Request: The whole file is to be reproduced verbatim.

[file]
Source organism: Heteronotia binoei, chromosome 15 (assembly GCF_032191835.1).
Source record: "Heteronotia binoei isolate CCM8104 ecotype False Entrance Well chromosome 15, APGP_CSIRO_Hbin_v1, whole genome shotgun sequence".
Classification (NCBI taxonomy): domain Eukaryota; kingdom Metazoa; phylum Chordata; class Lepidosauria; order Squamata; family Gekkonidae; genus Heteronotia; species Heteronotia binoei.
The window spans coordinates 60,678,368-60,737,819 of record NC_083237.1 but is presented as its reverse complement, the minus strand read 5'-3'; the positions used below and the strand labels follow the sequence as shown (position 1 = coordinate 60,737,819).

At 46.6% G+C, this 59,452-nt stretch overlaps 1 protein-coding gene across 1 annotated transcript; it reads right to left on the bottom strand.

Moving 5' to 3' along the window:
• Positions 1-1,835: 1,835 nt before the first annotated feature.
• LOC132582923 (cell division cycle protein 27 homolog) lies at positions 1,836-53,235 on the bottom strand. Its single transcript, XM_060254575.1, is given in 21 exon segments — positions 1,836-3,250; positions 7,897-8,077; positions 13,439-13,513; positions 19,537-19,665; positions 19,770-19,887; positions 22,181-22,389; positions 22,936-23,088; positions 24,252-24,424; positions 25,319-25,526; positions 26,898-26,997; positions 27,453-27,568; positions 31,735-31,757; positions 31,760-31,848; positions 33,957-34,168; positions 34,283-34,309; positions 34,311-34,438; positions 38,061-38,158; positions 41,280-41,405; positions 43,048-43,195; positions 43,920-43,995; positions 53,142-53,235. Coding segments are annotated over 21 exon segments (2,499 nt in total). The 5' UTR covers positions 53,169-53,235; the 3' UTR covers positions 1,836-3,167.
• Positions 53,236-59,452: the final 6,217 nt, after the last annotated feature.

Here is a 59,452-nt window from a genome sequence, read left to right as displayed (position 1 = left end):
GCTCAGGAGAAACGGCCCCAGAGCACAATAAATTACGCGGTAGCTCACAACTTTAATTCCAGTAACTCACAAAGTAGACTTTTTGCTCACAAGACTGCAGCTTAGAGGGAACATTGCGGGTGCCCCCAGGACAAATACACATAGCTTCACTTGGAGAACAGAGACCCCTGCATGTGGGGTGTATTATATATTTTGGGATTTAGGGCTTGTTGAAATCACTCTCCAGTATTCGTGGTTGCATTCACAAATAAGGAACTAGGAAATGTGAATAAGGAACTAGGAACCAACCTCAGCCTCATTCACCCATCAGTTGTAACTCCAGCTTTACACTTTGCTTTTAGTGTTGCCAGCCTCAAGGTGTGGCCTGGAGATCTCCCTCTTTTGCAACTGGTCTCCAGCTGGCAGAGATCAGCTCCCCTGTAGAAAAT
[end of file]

Source organism: Heteronotia binoei, chromosome 15 (assembly GCF_032191835.1).
Source record: "Heteronotia binoei isolate CCM8104 ecotype False Entrance Well chromosome 15, APGP_CSIRO_Hbin_v1, whole genome shotgun sequence".
Classification (NCBI taxonomy): domain Eukaryota; kingdom Metazoa; phylum Chordata; class Lepidosauria; order Squamata; family Gekkonidae; genus Heteronotia; species Heteronotia binoei.
The window spans coordinates 60,678,368-60,737,819 of record NC_083237.1 but is presented as its reverse complement, the minus strand read 5'-3'; the positions used below and the strand labels follow the sequence as shown (position 1 = coordinate 60,737,819).

At 46.6% G+C, this 59,452-nt stretch overlaps 1 protein-coding gene across 1 annotated transcript; it reads right to left on the bottom strand.

Moving 5' to 3' along the window:
• Positions 1-1,835: 1,835 nt before the first annotated feature.
• LOC132582923 (cell division cycle protein 27 homolog) lies at positions 1,836-53,235 on the bottom strand. Its single transcript, XM_060254575.1, is given in 21 exon segments — positions 1,836-3,250; positions 7,897-8,077; positions 13,439-13,513; positions 19,537-19,665; positions 19,770-19,887; positions 22,181-22,389; positions 22,936-23,088; positions 24,252-24,424; positions 25,319-25,526; positions 26,898-26,997; positions 27,453-27,568; positions 31,735-31,757; positions 31,760-31,848; positions 33,957-34,168; positions 34,283-34,309; positions 34,311-34,438; positions 38,061-38,158; positions 41,280-41,405; positions 43,048-43,195; positions 43,920-43,995; positions 53,142-53,235. Coding segments are annotated over 21 exon segments (2,499 nt in total). The 5' UTR covers positions 53,169-53,235; the 3' UTR covers positions 1,836-3,167.
• Positions 53,236-59,452: the final 6,217 nt, after the last annotated feature.

Here is a 59,452-nt window from a genome sequence, read left to right as displayed (position 1 = left end):
GCTCAGGAGAAACGGCCCCAGAGCACAATAAATTACGCGGTAGCTCACAACTTTAATTCCAGTAACTCACAAAGTAGACTTTTTGCTCACAAGACTGCAGCTTAGAGGGAACATTGCGGGTGCCCCCAGGACAAATACACATAGCTTCACTTGGAGAACAGAGACCCCTGCATGTGGGGTGTATTATATATTTTGGGATTTAGGGCTTGTTGAAATCACTCTCCAGTATTCGTGGTTGCATTCACAAATAAGGAACTAGGAAATGTGAATAAGGAACTAGGAACCAACCTCAGCCTCATTCACCCATCAGTTGTAACTCCAGCTTTACACTTTGCTTTTAGTGTTGCCAGCCTCAAGGTGTGGCCTGGAGATCTCCCTCTTTTGCAACTGGTCTCCAGCTGGCAGAGATCAGCTCCCCTGTAGAAAAT